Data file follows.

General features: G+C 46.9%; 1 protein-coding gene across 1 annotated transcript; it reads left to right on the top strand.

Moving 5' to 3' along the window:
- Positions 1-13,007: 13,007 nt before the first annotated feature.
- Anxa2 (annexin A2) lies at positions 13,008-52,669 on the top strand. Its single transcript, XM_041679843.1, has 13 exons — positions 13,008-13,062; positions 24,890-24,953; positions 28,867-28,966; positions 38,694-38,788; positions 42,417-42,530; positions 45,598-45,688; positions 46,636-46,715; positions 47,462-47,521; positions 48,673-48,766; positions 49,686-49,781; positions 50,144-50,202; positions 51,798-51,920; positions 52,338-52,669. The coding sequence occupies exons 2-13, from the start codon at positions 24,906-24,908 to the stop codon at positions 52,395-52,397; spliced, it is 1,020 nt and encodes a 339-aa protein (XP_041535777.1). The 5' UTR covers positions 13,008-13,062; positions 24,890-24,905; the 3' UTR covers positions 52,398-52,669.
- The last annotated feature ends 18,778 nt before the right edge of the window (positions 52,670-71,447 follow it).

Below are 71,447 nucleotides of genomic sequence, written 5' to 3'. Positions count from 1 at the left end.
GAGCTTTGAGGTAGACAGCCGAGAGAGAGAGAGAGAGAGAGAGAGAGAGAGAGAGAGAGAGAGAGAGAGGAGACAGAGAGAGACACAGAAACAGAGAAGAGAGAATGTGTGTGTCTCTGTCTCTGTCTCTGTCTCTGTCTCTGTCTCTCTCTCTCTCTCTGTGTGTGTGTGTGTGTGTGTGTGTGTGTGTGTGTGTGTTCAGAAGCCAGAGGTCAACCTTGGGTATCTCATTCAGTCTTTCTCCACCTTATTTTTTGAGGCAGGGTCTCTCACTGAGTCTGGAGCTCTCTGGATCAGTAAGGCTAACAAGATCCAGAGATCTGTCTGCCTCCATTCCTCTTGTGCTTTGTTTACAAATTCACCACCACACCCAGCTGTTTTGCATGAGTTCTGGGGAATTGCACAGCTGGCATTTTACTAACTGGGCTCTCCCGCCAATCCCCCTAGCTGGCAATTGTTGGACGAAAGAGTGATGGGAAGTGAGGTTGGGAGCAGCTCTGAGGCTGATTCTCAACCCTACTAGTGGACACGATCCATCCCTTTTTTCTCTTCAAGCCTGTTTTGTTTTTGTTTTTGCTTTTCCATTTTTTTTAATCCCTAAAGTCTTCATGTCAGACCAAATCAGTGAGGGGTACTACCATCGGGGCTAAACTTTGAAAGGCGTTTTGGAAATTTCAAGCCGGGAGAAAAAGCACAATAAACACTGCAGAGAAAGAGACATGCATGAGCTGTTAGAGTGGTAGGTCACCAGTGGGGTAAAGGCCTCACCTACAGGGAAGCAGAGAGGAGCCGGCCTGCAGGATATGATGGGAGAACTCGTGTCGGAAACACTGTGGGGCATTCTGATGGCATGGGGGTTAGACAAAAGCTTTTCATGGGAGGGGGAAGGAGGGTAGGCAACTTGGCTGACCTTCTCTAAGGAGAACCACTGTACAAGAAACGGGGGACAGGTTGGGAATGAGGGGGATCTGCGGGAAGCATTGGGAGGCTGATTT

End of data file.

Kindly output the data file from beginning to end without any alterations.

General features: G+C 46.9%; 1 protein-coding gene across 1 annotated transcript; it reads left to right on the top strand.

Moving 5' to 3' along the window:
- Positions 1-13,007: 13,007 nt before the first annotated feature.
- Anxa2 (annexin A2) lies at positions 13,008-52,669 on the top strand. Its single transcript, XM_041679843.1, has 13 exons — positions 13,008-13,062; positions 24,890-24,953; positions 28,867-28,966; positions 38,694-38,788; positions 42,417-42,530; positions 45,598-45,688; positions 46,636-46,715; positions 47,462-47,521; positions 48,673-48,766; positions 49,686-49,781; positions 50,144-50,202; positions 51,798-51,920; positions 52,338-52,669. The coding sequence occupies exons 2-13, from the start codon at positions 24,906-24,908 to the stop codon at positions 52,395-52,397; spliced, it is 1,020 nt and encodes a 339-aa protein (XP_041535777.1). The 5' UTR covers positions 13,008-13,062; positions 24,890-24,905; the 3' UTR covers positions 52,398-52,669.
- The last annotated feature ends 18,778 nt before the right edge of the window (positions 52,670-71,447 follow it).

Below are 71,447 nucleotides of genomic sequence, written 5' to 3'. Positions count from 1 at the left end.
GAGCTTTGAGGTAGACAGCCGAGAGAGAGAGAGAGAGAGAGAGAGAGAGAGAGAGAGAGAGAGAGAGAGGAGACAGAGAGAGACACAGAAACAGAGAAGAGAGAATGTGTGTGTCTCTGTCTCTGTCTCTGTCTCTGTCTCTGTCTCTCTCTCTCTCTCTGTGTGTGTGTGTGTGTGTGTGTGTGTGTGTGTGTGTGTTCAGAAGCCAGAGGTCAACCTTGGGTATCTCATTCAGTCTTTCTCCACCTTATTTTTTGAGGCAGGGTCTCTCACTGAGTCTGGAGCTCTCTGGATCAGTAAGGCTAACAAGATCCAGAGATCTGTCTGCCTCCATTCCTCTTGTGCTTTGTTTACAAATTCACCACCACACCCAGCTGTTTTGCATGAGTTCTGGGGAATTGCACAGCTGGCATTTTACTAACTGGGCTCTCCCGCCAATCCCCCTAGCTGGCAATTGTTGGACGAAAGAGTGATGGGAAGTGAGGTTGGGAGCAGCTCTGAGGCTGATTCTCAACCCTACTAGTGGACACGATCCATCCCTTTTTTCTCTTCAAGCCTGTTTTGTTTTTGTTTTTGCTTTTCCATTTTTTTTAATCCCTAAAGTCTTCATGTCAGACCAAATCAGTGAGGGGTACTACCATCGGGGCTAAACTTTGAAAGGCGTTTTGGAAATTTCAAGCCGGGAGAAAAAGCACAATAAACACTGCAGAGAAAGAGACATGCATGAGCTGTTAGAGTGGTAGGTCACCAGTGGGGTAAAGGCCTCACCTACAGGGAAGCAGAGAGGAGCCGGCCTGCAGGATATGATGGGAGAACTCGTGTCGGAAACACTGTGGGGCATTCTGATGGCATGGGGGTTAGACAAAAGCTTTTCATGGGAGGGGGAAGGAGGGTAGGCAACTTGGCTGACCTTCTCTAAGGAGAACCACTGTACAAGAAACGGGGGACAGGTTGGGAATGAGGGGGATCTGCGGGAAGCATTGGGAGGCTGATTT